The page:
The worst years of my thyroid symptoms were when I was first diagnosed with Hashimoto’s Disease. I felt fantastic the day I was diagnosed with thyroid cancer, probably the best I had ever felt physically, and that continued until the period of hypothyroidism I experienced in 2014, a problem that happened because Levoxyl was recalled and my terrible UCLA endocrinologist refused to retest my TSH after putting me on Synthroid because it’s “all the same.” That genius was also testing my TgAb on a lab assay intended for those with a thyroid and it had a lower limit of 20 (!!!!!), so I appeared to be cancer free. Au contraire, mon ami!
But I digress.
I never fully recovered from that period of hypothyroidism. I have experienced severe fatigue, water retention/bloating, darkened moods, and digestive issues.
I recently started a new job. The commute is three times longer than the old one, and it is going to be a lot more pressure-filled. Today was the first challenging day I have had, being new, and I do not think I am up for this anymore. I don’t think I can do it. I am always tired. I have to get up early no matter how I time my workout (am or pm) and the workouts are not-negotiable. I have no patience and cannot tolerate the tedium of office culture. I just want to do something, check it off a list, and move on.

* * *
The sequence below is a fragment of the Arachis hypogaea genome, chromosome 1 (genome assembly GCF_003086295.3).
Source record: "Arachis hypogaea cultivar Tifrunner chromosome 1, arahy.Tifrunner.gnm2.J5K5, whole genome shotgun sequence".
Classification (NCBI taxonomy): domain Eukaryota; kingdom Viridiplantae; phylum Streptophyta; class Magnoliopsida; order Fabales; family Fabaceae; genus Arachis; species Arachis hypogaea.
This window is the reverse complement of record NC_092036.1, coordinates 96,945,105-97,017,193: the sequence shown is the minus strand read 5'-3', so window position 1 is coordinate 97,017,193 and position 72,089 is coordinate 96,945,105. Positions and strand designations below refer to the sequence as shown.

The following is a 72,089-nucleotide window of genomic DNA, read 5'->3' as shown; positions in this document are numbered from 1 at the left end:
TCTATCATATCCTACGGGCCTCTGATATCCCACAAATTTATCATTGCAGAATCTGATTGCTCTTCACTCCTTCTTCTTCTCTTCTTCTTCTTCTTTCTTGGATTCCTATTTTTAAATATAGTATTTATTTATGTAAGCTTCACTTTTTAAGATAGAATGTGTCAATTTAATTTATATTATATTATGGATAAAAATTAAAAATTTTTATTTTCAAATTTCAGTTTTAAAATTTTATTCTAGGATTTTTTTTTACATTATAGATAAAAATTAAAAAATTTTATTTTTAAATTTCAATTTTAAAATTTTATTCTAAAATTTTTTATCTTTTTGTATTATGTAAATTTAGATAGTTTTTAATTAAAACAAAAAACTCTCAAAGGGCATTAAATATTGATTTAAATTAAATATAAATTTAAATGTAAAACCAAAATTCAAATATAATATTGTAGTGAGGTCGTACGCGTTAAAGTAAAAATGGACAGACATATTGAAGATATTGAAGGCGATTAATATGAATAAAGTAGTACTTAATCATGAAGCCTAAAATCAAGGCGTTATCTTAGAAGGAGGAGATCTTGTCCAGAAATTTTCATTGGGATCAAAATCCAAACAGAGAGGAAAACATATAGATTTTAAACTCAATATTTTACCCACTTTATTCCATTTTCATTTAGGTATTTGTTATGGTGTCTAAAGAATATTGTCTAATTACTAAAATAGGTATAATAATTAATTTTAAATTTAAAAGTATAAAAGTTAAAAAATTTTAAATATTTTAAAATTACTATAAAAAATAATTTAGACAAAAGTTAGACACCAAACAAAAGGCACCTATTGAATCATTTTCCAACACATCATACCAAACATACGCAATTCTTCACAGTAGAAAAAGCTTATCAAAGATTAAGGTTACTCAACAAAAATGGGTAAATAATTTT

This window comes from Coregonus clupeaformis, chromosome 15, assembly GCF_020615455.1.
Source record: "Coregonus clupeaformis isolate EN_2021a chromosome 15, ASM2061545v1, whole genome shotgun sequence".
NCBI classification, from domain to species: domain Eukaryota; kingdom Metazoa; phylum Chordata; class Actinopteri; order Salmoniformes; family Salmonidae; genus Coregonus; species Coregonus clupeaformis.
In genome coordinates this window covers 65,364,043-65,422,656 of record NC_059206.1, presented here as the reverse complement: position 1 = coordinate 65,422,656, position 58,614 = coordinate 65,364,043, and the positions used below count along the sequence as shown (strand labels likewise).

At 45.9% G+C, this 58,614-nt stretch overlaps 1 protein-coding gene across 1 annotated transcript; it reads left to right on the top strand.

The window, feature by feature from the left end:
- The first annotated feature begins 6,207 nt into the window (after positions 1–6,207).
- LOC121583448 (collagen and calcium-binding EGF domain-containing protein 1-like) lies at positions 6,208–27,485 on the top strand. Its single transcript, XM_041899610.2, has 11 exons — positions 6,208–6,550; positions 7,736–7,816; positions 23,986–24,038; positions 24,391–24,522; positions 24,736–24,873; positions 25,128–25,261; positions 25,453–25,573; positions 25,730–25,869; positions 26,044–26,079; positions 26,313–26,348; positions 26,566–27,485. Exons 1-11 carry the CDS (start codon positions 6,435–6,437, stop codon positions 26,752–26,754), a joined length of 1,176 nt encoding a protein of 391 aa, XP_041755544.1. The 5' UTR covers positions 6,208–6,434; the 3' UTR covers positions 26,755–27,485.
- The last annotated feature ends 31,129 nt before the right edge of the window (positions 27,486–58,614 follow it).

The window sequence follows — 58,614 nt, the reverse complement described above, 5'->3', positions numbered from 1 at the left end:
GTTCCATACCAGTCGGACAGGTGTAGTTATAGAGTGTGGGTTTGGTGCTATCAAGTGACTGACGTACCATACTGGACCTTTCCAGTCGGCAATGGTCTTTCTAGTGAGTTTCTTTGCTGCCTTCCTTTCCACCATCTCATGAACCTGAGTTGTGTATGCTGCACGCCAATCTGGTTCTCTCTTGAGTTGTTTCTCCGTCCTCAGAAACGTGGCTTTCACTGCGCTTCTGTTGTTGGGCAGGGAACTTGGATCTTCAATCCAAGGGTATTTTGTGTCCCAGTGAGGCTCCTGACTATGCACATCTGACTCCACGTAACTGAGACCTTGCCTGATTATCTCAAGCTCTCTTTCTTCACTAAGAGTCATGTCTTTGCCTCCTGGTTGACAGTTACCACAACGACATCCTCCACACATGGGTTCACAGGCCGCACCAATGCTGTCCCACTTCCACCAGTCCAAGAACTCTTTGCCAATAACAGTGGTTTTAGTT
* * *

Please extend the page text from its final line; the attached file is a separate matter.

My career pre-dates my thyroid cancer diagnosis by a few years and was always meant to be a stop-gap measure, until I went back to school, having failed out of my graduate program from the ravages of Hashimoto’s Disease. Yet, here we are. My energy levels, both physical and emotional are low. There is no way to recharge them, as this routine is endless. On paper I look like an accomplished professional woman; there is no hint from my resume that I was ever sick. I make more than enough money, but I don’t care. It’s meaningless to me because I can’t buy what I really need, which is time, time to figure it all out, because I have never had that luxury.
As for my limits, they are in sight. I could fake it through a day of feeling rough at the last job if I needed to. I also had twice as much PTO at my disposal, and often used it when I felt I was experiencing a “bad thyroid day.” That has been cut in half. I try to imagine tolerating even two years of living this way and I can’t imagine getting past next week.
My ambition, like my physical and emotional energy, seems to have reached its limit as well. Obtaining a graduate degree feels woefully impossible in this state, as it has felt for a long time now. I want to write “I don’t care about it anymore” but I still do, because it is something I want to do for me, not for a job, which has turned into a boulder that is in my way. The job is the obstacle, and so my only ambition now is to not have one at all.